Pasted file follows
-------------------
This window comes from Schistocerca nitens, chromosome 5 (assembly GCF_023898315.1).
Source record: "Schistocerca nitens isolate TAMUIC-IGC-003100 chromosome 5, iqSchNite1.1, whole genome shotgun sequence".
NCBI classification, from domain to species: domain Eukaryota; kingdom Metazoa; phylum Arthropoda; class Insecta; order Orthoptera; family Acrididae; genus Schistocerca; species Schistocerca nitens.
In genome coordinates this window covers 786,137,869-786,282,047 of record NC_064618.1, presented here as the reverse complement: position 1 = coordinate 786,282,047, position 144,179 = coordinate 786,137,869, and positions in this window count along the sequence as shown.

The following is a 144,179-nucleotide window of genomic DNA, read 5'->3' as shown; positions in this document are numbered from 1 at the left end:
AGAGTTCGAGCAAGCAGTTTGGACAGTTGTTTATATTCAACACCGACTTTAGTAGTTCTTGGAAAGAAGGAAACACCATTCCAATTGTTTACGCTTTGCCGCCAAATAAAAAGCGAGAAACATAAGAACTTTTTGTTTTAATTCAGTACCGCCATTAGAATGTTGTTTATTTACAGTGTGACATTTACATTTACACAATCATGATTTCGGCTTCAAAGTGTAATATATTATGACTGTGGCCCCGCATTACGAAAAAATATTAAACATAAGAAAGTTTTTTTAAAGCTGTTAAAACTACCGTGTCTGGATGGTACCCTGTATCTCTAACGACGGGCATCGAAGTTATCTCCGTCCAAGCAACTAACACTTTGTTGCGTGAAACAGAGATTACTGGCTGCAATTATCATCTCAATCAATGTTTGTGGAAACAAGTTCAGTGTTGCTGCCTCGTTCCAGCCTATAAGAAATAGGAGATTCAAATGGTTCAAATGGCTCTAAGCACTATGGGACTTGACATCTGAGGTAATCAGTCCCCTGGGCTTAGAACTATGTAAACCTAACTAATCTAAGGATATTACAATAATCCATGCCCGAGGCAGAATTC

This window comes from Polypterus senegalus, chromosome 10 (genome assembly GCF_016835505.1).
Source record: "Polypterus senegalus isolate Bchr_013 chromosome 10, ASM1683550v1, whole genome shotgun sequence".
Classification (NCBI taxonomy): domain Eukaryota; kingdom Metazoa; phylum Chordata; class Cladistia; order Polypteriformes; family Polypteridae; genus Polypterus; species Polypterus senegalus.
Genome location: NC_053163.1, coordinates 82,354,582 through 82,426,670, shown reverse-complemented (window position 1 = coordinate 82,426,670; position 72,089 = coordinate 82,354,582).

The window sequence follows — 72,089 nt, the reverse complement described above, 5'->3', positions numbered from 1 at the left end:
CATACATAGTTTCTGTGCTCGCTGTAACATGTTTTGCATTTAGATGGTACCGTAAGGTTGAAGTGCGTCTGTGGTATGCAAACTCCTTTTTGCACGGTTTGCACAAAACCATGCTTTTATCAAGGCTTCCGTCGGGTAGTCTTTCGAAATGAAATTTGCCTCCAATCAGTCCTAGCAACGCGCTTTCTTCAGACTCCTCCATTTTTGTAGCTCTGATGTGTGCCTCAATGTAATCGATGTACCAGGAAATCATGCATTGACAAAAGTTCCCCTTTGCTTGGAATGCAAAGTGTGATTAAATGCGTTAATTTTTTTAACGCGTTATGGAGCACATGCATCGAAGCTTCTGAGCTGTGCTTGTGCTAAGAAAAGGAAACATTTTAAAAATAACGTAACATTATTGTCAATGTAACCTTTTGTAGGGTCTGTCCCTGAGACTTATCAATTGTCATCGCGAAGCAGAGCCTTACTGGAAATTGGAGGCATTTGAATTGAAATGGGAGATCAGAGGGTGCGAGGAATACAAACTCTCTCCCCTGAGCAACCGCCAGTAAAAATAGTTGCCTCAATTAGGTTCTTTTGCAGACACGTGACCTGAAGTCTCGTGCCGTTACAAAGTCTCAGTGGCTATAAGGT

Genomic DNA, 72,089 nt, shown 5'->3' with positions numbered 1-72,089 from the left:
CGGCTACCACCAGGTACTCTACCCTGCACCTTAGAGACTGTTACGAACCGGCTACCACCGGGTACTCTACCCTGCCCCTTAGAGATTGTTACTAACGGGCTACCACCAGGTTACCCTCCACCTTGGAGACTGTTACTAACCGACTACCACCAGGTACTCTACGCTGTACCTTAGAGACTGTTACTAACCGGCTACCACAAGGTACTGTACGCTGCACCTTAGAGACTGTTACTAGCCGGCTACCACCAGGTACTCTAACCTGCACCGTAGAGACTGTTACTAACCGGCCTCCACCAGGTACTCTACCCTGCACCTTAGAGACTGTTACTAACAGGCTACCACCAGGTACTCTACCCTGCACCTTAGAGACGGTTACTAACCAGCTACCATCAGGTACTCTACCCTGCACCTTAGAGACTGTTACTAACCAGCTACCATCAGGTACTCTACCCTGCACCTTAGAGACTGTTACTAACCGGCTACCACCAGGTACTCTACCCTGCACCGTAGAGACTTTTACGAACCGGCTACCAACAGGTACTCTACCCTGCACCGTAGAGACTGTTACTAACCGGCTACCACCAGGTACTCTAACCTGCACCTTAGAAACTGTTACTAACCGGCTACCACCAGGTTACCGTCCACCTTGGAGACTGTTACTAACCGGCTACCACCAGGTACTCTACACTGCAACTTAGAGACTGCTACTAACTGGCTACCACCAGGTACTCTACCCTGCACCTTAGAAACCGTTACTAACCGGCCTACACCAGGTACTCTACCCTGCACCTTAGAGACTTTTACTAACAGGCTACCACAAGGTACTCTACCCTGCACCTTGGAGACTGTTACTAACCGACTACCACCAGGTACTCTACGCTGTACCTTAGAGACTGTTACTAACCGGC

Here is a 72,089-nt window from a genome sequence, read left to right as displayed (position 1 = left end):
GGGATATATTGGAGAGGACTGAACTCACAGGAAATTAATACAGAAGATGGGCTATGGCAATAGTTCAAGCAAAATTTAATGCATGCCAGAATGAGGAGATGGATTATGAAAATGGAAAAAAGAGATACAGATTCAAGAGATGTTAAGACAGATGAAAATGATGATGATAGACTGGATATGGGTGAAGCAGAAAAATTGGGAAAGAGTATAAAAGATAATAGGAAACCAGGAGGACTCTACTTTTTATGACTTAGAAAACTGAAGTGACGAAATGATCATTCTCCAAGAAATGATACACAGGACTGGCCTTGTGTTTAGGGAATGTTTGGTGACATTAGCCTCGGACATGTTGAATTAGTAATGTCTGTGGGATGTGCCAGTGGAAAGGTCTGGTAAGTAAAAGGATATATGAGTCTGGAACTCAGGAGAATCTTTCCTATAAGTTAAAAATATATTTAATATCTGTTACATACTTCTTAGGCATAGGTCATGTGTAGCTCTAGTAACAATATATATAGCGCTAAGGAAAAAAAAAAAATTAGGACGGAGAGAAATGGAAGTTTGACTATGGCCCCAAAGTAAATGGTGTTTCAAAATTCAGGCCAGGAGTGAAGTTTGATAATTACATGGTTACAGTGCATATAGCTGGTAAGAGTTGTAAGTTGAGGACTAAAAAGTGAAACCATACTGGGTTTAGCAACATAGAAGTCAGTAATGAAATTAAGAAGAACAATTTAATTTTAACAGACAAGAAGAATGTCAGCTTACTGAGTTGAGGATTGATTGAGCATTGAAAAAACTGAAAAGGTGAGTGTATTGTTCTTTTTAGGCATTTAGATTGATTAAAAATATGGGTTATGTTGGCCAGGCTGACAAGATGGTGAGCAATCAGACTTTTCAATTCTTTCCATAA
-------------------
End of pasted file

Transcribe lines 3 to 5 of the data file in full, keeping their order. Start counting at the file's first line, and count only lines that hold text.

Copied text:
NCBI classification, from domain to species: domain Eukaryota; kingdom Metazoa; phylum Arthropoda; class Insecta; order Orthoptera; family Acrididae; genus Schistocerca; species Schistocerca nitens.
In genome coordinates this window covers 786,137,869-786,282,047 of record NC_064618.1, presented here as the reverse complement: position 1 = coordinate 786,282,047, position 144,179 = coordinate 786,137,869, and positions in this window count along the sequence as shown.

The following is a 144,179-nucleotide window of genomic DNA, read 5'->3' as shown; positions in this document are numbered from 1 at the left end: